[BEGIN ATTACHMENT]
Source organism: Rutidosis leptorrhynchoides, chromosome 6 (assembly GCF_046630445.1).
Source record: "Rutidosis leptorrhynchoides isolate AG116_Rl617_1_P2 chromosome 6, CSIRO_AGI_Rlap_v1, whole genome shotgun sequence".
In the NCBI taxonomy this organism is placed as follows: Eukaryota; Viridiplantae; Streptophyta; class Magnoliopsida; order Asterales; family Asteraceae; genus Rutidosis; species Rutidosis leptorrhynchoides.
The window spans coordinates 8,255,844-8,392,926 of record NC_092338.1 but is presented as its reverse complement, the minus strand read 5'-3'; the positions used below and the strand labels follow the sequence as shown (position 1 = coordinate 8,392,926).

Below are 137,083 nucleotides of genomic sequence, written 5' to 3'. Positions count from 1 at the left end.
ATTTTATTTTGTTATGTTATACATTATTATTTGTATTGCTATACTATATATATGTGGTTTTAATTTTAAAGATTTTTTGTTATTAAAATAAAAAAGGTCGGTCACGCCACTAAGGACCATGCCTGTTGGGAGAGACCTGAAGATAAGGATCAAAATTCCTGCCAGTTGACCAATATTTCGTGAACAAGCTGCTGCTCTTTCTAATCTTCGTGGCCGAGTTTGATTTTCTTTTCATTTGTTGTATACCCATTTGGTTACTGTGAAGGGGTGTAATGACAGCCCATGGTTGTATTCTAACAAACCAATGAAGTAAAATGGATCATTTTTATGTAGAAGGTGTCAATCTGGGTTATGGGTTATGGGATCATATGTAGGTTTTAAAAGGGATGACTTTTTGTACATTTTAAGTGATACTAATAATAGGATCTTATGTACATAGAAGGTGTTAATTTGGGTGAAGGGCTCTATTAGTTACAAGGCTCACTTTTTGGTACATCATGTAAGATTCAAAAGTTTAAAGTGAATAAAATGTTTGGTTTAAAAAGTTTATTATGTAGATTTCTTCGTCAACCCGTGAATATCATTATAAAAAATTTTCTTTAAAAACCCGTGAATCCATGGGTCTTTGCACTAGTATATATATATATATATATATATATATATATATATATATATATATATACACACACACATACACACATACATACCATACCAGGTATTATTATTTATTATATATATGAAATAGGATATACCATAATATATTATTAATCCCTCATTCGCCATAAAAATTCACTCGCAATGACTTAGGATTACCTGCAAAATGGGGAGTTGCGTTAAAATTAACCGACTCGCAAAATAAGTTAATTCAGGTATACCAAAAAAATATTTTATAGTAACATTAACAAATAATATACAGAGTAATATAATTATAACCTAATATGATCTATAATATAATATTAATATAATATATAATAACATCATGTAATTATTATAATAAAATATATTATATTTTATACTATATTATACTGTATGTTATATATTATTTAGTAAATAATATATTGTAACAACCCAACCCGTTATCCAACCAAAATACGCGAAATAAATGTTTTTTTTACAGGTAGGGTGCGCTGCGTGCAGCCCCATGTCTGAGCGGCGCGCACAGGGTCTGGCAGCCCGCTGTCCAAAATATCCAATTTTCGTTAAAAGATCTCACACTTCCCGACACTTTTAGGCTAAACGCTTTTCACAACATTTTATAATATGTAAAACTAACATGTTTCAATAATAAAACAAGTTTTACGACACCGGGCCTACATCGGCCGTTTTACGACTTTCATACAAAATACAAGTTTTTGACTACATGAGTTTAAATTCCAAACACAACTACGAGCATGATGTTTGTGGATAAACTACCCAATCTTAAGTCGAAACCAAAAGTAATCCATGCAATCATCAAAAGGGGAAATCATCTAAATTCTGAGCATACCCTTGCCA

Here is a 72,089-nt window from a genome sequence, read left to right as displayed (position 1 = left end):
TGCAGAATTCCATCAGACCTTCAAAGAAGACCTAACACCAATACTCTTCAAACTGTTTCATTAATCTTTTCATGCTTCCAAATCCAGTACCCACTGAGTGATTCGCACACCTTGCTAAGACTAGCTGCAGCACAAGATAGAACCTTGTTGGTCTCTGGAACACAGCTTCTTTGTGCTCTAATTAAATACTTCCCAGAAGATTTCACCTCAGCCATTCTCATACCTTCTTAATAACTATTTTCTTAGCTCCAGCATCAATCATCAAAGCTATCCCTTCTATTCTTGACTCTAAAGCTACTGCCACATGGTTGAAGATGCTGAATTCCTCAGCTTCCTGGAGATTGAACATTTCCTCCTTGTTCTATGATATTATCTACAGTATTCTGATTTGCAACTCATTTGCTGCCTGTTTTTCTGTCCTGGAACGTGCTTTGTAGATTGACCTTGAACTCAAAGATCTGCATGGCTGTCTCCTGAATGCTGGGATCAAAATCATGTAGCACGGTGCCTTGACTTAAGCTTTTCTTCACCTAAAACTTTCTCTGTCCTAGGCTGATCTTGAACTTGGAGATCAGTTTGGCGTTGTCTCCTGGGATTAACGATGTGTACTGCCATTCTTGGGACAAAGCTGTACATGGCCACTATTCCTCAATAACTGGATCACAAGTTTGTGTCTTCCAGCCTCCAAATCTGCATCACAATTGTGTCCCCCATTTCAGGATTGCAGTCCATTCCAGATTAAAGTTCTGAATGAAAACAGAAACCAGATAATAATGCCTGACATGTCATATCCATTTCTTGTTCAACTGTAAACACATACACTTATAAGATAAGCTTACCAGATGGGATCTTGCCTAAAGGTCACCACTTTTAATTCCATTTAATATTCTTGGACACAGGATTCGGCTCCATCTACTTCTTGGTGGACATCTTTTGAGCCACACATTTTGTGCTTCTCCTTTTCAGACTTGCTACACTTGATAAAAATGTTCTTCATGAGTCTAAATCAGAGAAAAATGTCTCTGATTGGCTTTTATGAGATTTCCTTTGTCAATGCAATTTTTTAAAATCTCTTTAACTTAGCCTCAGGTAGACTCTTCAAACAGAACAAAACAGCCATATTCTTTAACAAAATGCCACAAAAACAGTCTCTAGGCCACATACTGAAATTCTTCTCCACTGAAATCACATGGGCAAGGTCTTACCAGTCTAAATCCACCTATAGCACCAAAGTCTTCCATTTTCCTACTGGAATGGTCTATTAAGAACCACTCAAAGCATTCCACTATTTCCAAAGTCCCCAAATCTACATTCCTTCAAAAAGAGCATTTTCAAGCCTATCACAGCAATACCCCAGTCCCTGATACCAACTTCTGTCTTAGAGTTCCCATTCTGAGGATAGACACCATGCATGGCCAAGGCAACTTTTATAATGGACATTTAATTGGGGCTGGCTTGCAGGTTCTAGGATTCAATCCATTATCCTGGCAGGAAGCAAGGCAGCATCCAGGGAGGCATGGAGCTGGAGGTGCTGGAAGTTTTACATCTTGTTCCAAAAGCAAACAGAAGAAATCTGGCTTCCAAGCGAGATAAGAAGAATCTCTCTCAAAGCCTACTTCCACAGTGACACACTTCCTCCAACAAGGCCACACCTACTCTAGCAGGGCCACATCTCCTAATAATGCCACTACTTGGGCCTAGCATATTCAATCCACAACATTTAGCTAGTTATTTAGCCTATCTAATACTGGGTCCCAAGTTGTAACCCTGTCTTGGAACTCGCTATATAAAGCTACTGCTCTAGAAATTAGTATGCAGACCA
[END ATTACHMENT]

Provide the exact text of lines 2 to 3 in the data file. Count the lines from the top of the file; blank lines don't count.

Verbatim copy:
Source record: "Rutidosis leptorrhynchoides isolate AG116_Rl617_1_P2 chromosome 6, CSIRO_AGI_Rlap_v1, whole genome shotgun sequence".
In the NCBI taxonomy this organism is placed as follows: Eukaryota; Viridiplantae; Streptophyta; class Magnoliopsida; order Asterales; family Asteraceae; genus Rutidosis; species Rutidosis leptorrhynchoides.